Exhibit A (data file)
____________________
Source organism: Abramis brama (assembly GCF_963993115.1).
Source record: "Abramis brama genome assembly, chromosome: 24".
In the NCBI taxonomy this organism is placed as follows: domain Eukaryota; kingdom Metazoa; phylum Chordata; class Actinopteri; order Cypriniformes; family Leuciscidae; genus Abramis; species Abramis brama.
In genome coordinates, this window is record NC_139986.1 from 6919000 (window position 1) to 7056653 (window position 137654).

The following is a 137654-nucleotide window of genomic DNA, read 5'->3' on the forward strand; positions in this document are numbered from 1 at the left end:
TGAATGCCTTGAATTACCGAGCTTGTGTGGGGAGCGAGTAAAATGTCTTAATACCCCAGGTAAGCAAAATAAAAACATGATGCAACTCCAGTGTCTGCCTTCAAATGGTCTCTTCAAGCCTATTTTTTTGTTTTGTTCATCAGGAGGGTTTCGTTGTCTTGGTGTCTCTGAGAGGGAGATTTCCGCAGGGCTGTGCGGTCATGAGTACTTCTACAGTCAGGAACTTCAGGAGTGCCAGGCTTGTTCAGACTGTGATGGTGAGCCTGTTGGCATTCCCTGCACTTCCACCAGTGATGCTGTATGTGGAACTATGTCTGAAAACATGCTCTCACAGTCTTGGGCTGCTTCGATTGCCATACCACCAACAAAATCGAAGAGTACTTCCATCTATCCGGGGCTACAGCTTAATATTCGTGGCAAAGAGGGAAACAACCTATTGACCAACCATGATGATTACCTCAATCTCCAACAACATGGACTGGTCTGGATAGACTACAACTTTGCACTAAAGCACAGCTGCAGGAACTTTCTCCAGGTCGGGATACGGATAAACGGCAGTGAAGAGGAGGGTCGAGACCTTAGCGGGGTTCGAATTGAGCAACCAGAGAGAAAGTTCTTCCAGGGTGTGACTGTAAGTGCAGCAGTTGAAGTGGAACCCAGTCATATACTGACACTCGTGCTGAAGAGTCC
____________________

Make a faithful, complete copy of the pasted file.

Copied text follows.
Source organism: Abramis brama (assembly GCF_963993115.1).
Source record: "Abramis brama genome assembly, chromosome: 24".
In the NCBI taxonomy this organism is placed as follows: domain Eukaryota; kingdom Metazoa; phylum Chordata; class Actinopteri; order Cypriniformes; family Leuciscidae; genus Abramis; species Abramis brama.
In genome coordinates, this window is record NC_139986.1 from 6919000 (window position 1) to 7056653 (window position 137654).

The following is a 137654-nucleotide window of genomic DNA, read 5'->3' on the forward strand; positions in this document are numbered from 1 at the left end:
TGAATGCCTTGAATTACCGAGCTTGTGTGGGGAGCGAGTAAAATGTCTTAATACCCCAGGTAAGCAAAATAAAAACATGATGCAACTCCAGTGTCTGCCTTCAAATGGTCTCTTCAAGCCTATTTTTTTGTTTTGTTCATCAGGAGGGTTTCGTTGTCTTGGTGTCTCTGAGAGGGAGATTTCCGCAGGGCTGTGCGGTCATGAGTACTTCTACAGTCAGGAACTTCAGGAGTGCCAGGCTTGTTCAGACTGTGATGGTGAGCCTGTTGGCATTCCCTGCACTTCCACCAGTGATGCTGTATGTGGAACTATGTCTGAAAACATGCTCTCACAGTCTTGGGCTGCTTCGATTGCCATACCACCAACAAAATCGAAGAGTACTTCCATCTATCCGGGGCTACAGCTTAATATTCGTGGCAAAGAGGGAAACAACCTATTGACCAACCATGATGATTACCTCAATCTCCAACAACATGGACTGGTCTGGATAGACTACAACTTTGCACTAAAGCACAGCTGCAGGAACTTTCTCCAGGTCGGGATACGGATAAACGGCAGTGAAGAGGAGGGTCGAGACCTTAGCGGGGTTCGAATTGAGCAACCAGAGAGAAAGTTCTTCCAGGGTGTGACTGTAAGTGCAGCAGTTGAAGTGGAACCCAGTCATATACTGACACTCGTGCTGAAGAGTCC